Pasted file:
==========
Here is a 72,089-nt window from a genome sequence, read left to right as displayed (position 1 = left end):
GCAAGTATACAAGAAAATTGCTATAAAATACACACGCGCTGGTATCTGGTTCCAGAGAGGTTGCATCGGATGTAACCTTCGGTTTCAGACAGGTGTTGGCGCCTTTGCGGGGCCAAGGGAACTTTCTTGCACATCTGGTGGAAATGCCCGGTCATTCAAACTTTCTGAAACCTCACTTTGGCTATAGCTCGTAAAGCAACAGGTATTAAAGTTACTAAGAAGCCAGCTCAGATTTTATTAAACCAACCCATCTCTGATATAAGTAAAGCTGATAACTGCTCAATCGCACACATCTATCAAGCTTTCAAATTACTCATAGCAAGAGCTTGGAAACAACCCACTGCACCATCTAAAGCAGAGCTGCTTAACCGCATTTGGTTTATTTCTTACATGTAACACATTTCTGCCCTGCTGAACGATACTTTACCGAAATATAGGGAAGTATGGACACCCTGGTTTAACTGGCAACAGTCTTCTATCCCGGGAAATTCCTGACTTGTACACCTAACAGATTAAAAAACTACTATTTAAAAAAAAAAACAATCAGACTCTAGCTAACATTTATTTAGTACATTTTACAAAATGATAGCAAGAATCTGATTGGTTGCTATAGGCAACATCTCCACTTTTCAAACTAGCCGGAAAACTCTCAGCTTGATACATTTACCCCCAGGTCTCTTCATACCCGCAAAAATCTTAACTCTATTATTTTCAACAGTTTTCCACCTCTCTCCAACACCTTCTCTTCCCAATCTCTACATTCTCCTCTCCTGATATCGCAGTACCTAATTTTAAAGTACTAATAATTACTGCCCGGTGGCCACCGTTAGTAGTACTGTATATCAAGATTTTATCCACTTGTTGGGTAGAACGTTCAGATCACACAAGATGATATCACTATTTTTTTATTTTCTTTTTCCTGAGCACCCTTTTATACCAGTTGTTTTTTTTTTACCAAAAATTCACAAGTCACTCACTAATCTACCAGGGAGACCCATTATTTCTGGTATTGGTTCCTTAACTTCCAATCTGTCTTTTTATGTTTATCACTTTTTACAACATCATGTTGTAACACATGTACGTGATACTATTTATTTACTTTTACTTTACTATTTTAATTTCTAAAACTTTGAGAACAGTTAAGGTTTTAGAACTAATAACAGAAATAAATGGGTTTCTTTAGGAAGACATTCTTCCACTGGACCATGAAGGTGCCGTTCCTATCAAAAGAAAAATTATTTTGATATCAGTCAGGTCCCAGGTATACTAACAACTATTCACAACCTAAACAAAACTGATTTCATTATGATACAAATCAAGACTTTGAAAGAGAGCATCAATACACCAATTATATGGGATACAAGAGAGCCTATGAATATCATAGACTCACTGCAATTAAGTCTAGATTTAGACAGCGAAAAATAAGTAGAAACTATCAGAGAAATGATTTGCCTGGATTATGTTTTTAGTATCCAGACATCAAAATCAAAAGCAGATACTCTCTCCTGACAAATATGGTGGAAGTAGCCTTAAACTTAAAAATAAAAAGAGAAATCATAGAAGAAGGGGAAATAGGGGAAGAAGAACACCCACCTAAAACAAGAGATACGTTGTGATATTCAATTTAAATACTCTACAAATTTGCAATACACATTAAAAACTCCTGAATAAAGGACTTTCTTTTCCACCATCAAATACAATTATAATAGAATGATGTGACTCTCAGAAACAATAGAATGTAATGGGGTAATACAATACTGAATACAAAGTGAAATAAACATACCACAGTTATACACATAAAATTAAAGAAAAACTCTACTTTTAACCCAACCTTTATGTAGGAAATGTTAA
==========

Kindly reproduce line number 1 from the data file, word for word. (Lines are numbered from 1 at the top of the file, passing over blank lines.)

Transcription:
Here is a 72,089-nt window from a genome sequence, read left to right as displayed (position 1 = left end):